Recent data suggests that the U.S. housing market is in recovery. However, the data also shows this to be an uneven recovery.
According to the monthly S&P/Case-Shiller Index, for example, home values rose in three of 20 tracked markets between December 2011 and January 2012. 17 tracked markets showed home prices still in decline.
It’s easy to point to the Case-Shiller Index as evidence that the housing market has yet to bottom, but we have to consider the Case-Shiller Index’s shortcomings — specifically in a recovering economy.
For example, the Case-Shiller Index is based on changes in home prices of a single home, through successive sales. This means that to calculate its home price index, the Case-Shiller searches for sales of the same home over a period of time and calculates the difference in contract price.
This methodology can distort the home price tracker downward during times of weak economy because there is no distinction made for homes sold in foreclosure or as a short sale.
35% of all homes sold in January were “distressed”, says the National Association of REALTORS®.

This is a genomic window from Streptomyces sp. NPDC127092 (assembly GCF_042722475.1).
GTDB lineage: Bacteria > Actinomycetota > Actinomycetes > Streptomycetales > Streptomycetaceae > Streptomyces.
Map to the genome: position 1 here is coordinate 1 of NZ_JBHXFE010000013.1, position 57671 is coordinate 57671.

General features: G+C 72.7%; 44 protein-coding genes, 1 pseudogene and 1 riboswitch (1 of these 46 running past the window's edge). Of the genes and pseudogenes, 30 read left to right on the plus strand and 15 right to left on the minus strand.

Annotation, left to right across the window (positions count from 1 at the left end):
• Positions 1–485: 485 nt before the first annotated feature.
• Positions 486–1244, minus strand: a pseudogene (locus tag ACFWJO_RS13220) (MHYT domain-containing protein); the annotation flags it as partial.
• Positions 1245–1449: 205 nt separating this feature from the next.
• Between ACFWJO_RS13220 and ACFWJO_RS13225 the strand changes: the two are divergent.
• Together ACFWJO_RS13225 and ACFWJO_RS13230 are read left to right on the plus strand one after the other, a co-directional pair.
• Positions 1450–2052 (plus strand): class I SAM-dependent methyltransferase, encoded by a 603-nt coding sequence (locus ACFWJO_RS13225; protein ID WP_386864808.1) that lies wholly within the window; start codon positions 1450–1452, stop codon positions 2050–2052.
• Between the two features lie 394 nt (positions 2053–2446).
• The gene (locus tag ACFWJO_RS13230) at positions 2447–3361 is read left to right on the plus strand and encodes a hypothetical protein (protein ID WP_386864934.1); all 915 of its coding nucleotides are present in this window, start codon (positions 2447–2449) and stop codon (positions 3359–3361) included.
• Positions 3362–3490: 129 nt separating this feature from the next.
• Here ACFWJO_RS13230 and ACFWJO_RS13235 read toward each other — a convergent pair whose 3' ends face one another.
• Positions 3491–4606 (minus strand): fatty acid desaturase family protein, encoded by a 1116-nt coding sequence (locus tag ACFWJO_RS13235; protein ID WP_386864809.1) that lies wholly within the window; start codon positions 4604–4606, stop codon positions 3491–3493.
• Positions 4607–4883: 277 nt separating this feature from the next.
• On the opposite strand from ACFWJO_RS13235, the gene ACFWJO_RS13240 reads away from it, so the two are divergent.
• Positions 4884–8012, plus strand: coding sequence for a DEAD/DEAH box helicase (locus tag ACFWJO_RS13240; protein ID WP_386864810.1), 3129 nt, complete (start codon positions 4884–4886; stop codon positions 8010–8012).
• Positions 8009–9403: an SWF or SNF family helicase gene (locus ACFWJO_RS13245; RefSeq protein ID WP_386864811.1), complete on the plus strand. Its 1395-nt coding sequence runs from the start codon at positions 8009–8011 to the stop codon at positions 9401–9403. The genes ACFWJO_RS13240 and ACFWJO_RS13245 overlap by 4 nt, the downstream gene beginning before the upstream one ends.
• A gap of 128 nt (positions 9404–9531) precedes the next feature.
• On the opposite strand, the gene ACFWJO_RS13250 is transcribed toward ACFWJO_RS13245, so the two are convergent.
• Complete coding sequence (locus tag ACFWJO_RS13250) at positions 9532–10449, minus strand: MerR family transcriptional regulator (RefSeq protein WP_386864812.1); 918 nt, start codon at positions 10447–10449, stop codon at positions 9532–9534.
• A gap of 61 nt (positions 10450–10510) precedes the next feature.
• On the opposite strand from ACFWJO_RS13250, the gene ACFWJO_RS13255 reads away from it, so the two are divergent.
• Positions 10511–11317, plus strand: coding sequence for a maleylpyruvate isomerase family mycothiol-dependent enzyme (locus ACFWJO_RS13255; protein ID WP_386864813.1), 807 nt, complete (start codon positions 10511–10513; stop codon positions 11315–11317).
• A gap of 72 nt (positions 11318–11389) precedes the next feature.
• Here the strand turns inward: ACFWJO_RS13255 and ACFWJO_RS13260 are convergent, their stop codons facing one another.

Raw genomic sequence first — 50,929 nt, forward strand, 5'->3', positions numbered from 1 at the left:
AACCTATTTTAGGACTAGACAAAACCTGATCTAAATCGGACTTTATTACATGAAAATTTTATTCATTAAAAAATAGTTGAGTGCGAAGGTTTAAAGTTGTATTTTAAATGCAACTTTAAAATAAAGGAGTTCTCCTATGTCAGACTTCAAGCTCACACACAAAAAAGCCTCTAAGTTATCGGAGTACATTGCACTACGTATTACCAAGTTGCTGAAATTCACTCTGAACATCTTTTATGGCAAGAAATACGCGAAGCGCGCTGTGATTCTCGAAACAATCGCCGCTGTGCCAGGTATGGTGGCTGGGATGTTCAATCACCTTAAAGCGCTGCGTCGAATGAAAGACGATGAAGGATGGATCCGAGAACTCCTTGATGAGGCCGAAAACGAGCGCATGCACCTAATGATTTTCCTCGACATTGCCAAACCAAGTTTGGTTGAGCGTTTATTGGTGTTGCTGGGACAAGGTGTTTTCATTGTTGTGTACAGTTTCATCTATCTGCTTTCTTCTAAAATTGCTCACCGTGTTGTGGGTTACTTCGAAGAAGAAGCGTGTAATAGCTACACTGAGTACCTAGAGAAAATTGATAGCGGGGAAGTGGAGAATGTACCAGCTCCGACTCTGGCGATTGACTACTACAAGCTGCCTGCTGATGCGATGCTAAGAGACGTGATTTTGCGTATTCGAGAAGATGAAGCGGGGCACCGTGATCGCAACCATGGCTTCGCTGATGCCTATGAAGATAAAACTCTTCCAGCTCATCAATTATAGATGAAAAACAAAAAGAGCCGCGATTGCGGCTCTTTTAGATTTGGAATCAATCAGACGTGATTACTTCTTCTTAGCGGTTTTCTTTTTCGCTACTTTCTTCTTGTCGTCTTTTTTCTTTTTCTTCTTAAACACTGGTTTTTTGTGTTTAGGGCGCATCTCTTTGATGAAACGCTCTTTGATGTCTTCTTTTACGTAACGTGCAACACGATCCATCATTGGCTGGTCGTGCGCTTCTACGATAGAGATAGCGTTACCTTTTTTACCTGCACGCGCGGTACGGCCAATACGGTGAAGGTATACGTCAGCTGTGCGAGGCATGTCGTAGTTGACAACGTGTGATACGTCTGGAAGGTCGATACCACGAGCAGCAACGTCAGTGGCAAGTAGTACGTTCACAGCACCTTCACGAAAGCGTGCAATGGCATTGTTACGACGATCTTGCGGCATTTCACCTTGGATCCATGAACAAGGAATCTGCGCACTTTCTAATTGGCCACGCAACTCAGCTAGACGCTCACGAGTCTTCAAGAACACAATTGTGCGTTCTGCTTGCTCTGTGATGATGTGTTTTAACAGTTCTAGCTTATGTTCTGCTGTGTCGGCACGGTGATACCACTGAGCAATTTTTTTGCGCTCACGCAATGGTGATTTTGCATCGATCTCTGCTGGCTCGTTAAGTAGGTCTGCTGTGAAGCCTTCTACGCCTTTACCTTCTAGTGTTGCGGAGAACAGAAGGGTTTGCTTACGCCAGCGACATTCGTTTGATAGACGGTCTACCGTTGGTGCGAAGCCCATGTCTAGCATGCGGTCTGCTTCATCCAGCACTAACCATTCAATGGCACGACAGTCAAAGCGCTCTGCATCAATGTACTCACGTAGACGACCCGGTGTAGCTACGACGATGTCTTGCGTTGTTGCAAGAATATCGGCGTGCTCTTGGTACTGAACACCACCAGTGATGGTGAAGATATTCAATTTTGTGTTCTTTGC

Another distortion in the Case-Shiller Index is that the model neglects all home types that are not of type “single-family residence”. This means that multi-unit homes and condominiums are excluded from the Case-Shiller Index model.
In some markets, such as Chicago and New York City, condominiums account for a large percentage of overall sales.
Lastly, the Case-Shiller Index is published with a “lag”, which renders it useless to buyers and sellers in search of real-time, relevant data. The most recent Case-Shiller Index is published with a 60-day delay, and accounts for home purchase contracts written between October and December 2011.
Since October, the U.S. economy has added more than 1 million jobs and the economy has moved into “moderate expansion”, according to the Federal Reserve. Data that’s two seasons old does little to help us today.
Making sound real estate decisions is about having timely, relevant data at-hand when it’s needed. The Case-Shiller Index fails in that respect. It’s good for highlighting the U.S. housing market on the whole, as it existed in the past. For real-time market data, though, you’ll want to talk with an active real estate agent.